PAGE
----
Friday, 27 February 2009

Minor Leagues

Continuation of my "very quick" introduction to Japanese baseball. It's not looking quite so very quick after all.

In addition to the two major leagues there are two minor leagues and two independent leagues. The minor leagues are the Western and the Eastern Leagues, and feature the "farm teams" of the major league teams. The farm teams are kind of semi-professional teams, with players who aren't quite up to scratch yet, or injured professional players, and they are each linked with a major league team with whom they share their name. With me so far? So players from the Chunichi Dragons farm team can "graduate" into the professional team, for instance. Or they can take out a contract in American baseball, as sometimes happens.

The teams in Eastern and Western Leagues don't conform directly to the Central and Pacific Leagues. So the Chunichi Dragons and the Softbank Hawks wouldn't be playing each other in the big leagues, but they are in the small leagues. Unless the professional iterations of the teams win their respective leagues and play off for the Japan Series. Do you see?

Actually, screw it, just read this. It explains it all.

Now, the independent leagues. There's the Shikoku-Kyushu Island League - that happens on the Shikoku and Kyushu Islands, predictably - and the Kansai Independent League. These leagues aren't affiliated with any others. They are independent. The teams also are not owned by any corporations. They are independent. This much at least is pretty simple.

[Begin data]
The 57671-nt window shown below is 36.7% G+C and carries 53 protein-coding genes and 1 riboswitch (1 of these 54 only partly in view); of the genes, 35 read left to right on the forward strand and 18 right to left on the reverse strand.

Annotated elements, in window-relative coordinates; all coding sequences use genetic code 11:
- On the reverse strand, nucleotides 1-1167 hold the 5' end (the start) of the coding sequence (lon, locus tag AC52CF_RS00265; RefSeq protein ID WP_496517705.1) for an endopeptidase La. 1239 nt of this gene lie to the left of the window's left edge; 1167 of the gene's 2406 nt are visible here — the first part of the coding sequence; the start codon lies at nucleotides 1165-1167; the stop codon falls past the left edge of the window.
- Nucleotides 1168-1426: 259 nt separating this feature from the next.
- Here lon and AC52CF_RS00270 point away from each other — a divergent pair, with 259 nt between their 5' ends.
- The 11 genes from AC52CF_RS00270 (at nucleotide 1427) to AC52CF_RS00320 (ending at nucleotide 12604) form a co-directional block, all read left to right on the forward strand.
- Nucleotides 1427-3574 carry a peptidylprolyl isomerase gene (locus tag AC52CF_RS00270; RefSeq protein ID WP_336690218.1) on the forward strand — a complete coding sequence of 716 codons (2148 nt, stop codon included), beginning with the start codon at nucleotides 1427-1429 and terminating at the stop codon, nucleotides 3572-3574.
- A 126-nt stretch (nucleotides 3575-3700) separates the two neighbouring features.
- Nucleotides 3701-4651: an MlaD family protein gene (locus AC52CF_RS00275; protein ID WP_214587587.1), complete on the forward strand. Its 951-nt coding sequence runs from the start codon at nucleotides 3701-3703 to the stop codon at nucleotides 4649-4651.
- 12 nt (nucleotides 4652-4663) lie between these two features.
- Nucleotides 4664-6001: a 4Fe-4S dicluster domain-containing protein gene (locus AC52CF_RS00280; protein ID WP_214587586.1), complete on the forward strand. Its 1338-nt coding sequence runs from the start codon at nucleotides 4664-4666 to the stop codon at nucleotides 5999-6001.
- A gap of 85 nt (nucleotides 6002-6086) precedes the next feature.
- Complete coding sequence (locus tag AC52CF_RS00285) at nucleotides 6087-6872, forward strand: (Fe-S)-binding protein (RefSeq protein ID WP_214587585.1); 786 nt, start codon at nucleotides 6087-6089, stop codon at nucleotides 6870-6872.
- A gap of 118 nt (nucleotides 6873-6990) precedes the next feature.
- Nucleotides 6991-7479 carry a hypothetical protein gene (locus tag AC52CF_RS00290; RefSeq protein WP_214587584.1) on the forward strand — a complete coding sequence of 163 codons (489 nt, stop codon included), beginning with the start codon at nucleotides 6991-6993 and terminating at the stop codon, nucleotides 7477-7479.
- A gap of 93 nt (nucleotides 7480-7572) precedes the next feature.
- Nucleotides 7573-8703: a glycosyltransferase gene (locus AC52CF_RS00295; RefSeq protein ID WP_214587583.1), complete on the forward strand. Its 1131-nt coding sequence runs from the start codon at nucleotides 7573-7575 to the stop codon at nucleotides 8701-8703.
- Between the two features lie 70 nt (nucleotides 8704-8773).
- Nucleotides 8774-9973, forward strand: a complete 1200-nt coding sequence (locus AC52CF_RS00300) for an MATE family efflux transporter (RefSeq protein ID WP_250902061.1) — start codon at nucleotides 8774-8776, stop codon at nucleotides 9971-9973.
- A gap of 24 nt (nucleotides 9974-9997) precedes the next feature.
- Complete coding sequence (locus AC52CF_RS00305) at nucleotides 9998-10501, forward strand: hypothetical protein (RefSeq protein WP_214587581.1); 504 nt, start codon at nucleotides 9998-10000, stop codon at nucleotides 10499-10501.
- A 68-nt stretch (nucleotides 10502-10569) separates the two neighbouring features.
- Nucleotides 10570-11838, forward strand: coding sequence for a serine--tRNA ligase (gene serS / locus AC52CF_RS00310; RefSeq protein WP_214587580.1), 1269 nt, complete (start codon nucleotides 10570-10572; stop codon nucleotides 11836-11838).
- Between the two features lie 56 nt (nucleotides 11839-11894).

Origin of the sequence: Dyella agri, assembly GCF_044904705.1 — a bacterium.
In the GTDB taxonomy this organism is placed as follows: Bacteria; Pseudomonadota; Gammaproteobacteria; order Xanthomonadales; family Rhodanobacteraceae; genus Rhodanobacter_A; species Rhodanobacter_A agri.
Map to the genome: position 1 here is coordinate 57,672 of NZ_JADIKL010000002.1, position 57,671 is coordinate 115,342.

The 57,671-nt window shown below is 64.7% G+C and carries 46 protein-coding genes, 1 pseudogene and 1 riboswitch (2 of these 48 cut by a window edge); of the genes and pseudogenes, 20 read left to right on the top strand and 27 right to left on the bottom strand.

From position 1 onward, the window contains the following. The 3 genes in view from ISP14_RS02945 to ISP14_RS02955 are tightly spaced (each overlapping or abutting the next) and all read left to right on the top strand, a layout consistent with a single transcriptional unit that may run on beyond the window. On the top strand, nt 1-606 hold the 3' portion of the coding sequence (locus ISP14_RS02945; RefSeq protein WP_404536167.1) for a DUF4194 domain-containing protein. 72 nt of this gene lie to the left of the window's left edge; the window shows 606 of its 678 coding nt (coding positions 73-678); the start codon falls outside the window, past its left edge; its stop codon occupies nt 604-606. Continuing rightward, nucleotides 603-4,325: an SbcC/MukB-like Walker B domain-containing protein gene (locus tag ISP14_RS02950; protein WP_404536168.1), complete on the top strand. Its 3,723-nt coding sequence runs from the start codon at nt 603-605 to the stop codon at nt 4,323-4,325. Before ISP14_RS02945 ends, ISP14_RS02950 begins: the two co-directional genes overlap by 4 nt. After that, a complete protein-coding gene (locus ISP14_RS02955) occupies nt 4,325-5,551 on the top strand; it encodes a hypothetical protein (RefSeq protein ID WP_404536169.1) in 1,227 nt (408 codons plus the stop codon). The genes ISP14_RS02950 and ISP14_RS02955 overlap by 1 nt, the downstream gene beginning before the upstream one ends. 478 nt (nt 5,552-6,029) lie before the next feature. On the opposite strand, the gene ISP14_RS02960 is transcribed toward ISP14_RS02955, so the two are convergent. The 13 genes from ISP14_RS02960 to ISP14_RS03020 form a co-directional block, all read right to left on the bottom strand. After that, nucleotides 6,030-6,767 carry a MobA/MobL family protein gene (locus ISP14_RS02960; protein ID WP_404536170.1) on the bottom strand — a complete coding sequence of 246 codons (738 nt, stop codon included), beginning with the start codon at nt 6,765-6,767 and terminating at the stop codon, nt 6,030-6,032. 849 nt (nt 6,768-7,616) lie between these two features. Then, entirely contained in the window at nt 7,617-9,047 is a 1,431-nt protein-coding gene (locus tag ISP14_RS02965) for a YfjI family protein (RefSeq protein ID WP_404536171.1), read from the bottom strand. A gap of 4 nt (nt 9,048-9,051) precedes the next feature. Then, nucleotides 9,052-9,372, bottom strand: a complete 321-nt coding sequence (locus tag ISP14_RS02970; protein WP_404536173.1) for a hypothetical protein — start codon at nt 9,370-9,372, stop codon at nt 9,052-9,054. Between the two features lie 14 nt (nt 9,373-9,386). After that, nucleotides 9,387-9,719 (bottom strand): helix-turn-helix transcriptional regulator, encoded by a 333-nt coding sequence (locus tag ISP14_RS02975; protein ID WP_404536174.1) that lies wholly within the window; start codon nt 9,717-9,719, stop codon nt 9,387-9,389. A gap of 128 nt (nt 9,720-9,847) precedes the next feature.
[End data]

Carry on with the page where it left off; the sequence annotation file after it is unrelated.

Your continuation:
The six teams in the Shikoku-Kyushu Island League are:

Nagasaki Saints (Nagasaki)
Kochi Fighting Dogs (Kochi)
Tokushima Indigo Socks (Naruto)
Ehime Mandarin Pirates (Matsuyama)
Kagawa Olive Guyners (Takamatsu)
Fukuoka Red Warblers (Fukuoka)

Now the first thing you'll notice about this league is that the names are all freaking awesome. The Shikoku-Kyushu Island League was founded in 2005, so I guess they had to be more creative with the names to avoid repetitions. It sounds like a really cool league to follow, but I have no idea how to follow it in England. Good luck to the rest of you.

The Kansai Independent League's teams are:

Akashi Red Soldiers
Kishu Rangers
Osaka Gold Villicanes
Kobe 9 Cruise

Only four teams because the league was founded only last year, and this will be the first year they've run. Next year two more teams will be added. Kobe 9 Cruise, apart from it's killer name, is famous for having signed up the first woman in professional Japanese baseball - Yoshida Eri. She can pitch at 101 kilometres per hour, and is only 16 years old - she's currently still a student at Kawasaki-kita Senior High School and will be taking time out to pitch for the team.

Should be an awesome year. Now if only there were some way to watch these games on the internet...


evan d from sd who works @ H-D said...

good blarticle. Its been fun for me, learning about Japanese Baseball. I saw team Japan play twice in san diego vs korea and cuba. go nakajima, (he's my new favorite short stop) For the record, if blarticle catches on i coined it here for the first time.

peace, love and baseball